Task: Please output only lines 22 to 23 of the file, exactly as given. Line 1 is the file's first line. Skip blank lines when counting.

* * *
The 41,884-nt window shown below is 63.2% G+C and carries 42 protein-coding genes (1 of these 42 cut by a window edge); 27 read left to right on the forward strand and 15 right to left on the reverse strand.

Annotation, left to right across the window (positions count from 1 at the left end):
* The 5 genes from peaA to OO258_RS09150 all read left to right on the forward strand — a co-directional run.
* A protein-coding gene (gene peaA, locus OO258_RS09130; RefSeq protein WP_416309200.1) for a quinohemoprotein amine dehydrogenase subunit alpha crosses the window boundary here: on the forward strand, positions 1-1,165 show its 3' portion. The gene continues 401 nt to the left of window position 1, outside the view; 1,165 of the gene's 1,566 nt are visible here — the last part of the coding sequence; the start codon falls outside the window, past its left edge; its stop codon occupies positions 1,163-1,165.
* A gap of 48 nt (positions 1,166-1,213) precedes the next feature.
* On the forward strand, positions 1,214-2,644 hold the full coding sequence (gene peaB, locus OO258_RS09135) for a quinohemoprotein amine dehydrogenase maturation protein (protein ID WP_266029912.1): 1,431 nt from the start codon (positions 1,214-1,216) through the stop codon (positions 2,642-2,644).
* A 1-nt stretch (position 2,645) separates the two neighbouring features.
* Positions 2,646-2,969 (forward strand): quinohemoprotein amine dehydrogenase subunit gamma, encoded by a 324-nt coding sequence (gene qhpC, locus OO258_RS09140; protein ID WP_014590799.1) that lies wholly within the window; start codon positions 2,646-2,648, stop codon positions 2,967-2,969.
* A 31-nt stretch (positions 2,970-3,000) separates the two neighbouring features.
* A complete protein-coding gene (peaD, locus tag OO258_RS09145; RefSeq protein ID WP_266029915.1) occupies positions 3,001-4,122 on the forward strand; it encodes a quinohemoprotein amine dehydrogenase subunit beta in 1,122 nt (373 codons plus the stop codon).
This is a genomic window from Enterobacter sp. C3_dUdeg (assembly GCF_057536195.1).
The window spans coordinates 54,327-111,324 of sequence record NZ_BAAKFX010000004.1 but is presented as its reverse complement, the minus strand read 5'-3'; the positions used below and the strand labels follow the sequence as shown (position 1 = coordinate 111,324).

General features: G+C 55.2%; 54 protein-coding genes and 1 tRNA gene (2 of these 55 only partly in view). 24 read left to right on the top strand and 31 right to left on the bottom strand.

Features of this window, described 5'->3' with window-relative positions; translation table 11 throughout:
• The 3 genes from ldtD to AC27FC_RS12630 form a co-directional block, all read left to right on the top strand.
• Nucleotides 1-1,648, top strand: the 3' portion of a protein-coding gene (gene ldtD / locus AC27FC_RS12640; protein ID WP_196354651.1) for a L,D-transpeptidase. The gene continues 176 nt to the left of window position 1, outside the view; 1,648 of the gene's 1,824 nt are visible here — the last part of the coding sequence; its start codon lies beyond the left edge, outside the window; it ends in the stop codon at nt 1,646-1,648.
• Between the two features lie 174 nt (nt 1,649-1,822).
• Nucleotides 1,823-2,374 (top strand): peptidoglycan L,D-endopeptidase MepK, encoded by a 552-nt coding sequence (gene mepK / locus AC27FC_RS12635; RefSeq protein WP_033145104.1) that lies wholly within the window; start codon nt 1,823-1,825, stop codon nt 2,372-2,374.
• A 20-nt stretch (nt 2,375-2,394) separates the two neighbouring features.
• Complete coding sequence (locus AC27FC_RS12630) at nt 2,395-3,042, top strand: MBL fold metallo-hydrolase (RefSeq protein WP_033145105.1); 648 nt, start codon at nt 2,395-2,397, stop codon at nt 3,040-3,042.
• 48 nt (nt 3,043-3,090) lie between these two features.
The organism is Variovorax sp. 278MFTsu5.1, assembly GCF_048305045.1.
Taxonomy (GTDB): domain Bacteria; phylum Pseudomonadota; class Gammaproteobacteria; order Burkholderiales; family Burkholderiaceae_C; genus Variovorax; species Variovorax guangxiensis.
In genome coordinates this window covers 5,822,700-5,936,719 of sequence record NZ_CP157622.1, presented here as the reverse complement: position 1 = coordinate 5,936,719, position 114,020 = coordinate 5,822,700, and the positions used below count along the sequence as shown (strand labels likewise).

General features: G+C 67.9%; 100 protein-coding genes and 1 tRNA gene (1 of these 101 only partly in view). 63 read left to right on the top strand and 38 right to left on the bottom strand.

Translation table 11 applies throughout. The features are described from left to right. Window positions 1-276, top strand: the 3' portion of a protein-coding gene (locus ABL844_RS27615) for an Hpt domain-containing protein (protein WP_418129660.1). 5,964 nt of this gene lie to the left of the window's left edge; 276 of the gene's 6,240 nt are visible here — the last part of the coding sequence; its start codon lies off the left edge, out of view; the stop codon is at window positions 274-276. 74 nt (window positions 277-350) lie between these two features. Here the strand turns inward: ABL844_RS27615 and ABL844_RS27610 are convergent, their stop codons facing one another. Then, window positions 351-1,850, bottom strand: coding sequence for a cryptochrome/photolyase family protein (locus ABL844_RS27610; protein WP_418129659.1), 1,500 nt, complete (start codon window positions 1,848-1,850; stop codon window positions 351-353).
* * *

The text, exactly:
The organism is Variovorax sp. 278MFTsu5.1, assembly GCF_048305045.1.
Taxonomy (GTDB): domain Bacteria; phylum Pseudomonadota; class Gammaproteobacteria; order Burkholderiales; family Burkholderiaceae_C; genus Variovorax; species Variovorax guangxiensis.